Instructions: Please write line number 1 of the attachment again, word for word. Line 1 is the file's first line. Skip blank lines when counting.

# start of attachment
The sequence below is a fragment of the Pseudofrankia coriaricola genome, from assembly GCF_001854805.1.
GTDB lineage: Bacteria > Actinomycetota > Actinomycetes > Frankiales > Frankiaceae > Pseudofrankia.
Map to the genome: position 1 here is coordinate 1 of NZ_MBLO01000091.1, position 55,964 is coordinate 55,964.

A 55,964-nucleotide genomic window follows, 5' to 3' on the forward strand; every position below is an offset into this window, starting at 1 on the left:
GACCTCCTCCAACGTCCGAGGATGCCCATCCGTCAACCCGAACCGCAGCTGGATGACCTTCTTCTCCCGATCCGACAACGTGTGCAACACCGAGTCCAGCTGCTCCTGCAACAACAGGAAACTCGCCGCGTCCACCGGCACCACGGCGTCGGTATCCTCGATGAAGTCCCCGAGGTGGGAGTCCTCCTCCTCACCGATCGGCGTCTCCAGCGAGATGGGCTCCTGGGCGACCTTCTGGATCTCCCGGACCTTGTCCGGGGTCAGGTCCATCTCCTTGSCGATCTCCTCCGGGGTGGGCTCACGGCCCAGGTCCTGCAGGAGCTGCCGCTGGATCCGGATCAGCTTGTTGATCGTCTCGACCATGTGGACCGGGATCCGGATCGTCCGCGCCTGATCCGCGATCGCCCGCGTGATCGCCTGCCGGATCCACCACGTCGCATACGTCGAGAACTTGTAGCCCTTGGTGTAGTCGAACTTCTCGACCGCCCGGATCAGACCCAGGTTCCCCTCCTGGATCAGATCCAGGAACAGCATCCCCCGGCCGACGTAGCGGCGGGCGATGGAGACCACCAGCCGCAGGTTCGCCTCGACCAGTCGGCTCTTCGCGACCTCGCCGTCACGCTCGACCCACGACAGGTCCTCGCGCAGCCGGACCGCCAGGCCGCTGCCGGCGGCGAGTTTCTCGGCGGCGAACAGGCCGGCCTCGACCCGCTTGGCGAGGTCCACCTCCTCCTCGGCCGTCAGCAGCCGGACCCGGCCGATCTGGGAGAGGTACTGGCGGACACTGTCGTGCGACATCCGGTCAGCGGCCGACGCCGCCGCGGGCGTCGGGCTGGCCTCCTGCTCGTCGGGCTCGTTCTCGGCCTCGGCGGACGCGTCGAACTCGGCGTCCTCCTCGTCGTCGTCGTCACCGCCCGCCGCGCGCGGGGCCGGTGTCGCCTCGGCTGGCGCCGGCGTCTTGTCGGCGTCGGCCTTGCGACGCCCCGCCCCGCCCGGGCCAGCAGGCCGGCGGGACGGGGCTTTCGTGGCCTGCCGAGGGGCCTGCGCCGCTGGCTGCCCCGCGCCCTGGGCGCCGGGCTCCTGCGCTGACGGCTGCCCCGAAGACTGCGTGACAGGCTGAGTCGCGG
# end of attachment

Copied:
The sequence below is a fragment of the Pseudofrankia coriaricola genome, from assembly GCF_001854805.1.